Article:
Myanmar's junta is asking voters in regions still devastated by the cyclone to approve a new constitution Saturday, even with two million people still hungry and homeless three weeks after the storm.
The regime has already declared a 92.4 percent victory in the first round of voting on May 10, which was held in regions that were spared by the cyclone.
Now polling is set to take place in the hardest-hit parts of the Irrawaddy Delta and the main city of Yangon, where people are still mourning the 133,000 people dead or missing in the disaster.
"It just goes to show the priorities of the regime, that they think this process is more important than an emergency relief," said Dave Mathieson, a researcher with Human Rights Watch.
Emergency food, shelter and medicine have yet to reach remote villages in the delta, while tens of thousands of people are living in temporary shelters, according to the United Nations.
UN chief Ban Ki-moon, who had urged the regime to delay the vote, is visiting Myanmar to press the regime to accept a full-scale relief effort and to attend a donors' conference on Sunday in Yangon.
But he will leave Myanmar Friday night and return Sunday morning, apparently to avoid being in the country during the referendum.
Even though aid has yet to reach all the survivors, the military appears determined that ballots will be cast around the region on Saturday.
"They're finding food, trying to survive, the last thing they want is politics and a referendum," said Aung Naing Oo, a Myanmar analyst based in Thailand.
"But I would not be surprised if the Burmese military didn't turn those victims' shelters into polling stations and if they brought in people from outside to vote for the referendum. The process is entirely underhand."
Evacuees living in government-run camps say that soldiers have combed through tents, taking down names to add to the voters' roll.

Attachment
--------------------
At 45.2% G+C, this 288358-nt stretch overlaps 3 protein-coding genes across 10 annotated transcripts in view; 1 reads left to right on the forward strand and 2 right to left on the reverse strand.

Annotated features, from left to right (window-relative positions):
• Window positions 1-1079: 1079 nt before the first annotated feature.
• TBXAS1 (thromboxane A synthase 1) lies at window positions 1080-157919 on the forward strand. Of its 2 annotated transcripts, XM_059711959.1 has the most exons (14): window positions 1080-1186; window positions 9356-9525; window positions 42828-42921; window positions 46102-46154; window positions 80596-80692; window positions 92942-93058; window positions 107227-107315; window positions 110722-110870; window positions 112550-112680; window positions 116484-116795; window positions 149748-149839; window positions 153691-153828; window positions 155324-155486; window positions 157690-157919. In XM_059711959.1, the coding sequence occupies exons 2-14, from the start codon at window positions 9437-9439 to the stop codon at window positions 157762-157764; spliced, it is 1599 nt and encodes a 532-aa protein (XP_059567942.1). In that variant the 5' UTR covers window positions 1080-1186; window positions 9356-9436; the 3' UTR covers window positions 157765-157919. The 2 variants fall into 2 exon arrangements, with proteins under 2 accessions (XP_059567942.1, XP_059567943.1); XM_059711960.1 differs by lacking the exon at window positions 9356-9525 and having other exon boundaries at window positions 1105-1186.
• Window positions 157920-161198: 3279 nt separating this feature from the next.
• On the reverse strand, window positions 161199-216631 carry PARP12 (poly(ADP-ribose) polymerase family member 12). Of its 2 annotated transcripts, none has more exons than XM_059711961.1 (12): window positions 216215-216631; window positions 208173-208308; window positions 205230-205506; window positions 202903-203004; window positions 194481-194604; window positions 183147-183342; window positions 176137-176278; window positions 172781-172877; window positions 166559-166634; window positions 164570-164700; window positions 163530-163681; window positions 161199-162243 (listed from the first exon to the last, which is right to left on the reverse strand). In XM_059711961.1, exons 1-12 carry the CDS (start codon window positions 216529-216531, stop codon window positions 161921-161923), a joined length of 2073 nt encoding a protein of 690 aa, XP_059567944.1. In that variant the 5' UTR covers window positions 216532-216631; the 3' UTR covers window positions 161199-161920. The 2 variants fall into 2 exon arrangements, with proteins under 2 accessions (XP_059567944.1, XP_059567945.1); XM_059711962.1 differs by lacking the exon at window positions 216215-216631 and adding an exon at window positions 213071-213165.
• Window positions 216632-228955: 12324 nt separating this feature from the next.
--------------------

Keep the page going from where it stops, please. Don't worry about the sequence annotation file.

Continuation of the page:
"They go around asking people if they are 18 years old, so they can put them on the voter rolls," said one volunteer who has been delivering food aid to victims in the cyclone disaster zone.
"The evacuees will do whatever the authorities want, if they are given food," she told AFP.
The outcome of the vote on Saturday will have little impact on whether the constitution is approved, because the junta has already declared such a large victory in the first round, analysts said.
Detained opposition leader Aung San Suu Kyi's National League for Democracy, which says the constitution will enshrine military rule, has denounced the balloting, accusing the regime of forcing people to vote and refusing to allow ballots to be cast in secret.
The party has also condemned the regime for holding the vote while ignoring the needs of cyclone survivors.
Among its provisions, the constitution would make it illegal for Aung San Suu Kyi to ever hold office, while reserving one-quarter of seats in parliament for the military.
The voting comes just three days before her party will mark the anniversary of its 1990 election victory, when Aung San Suu Kyi led her followers to a landslide.
The party was never allowed to rule, and she has been under house arrest for much of the time since. The military is expected to extend her detention by Monday.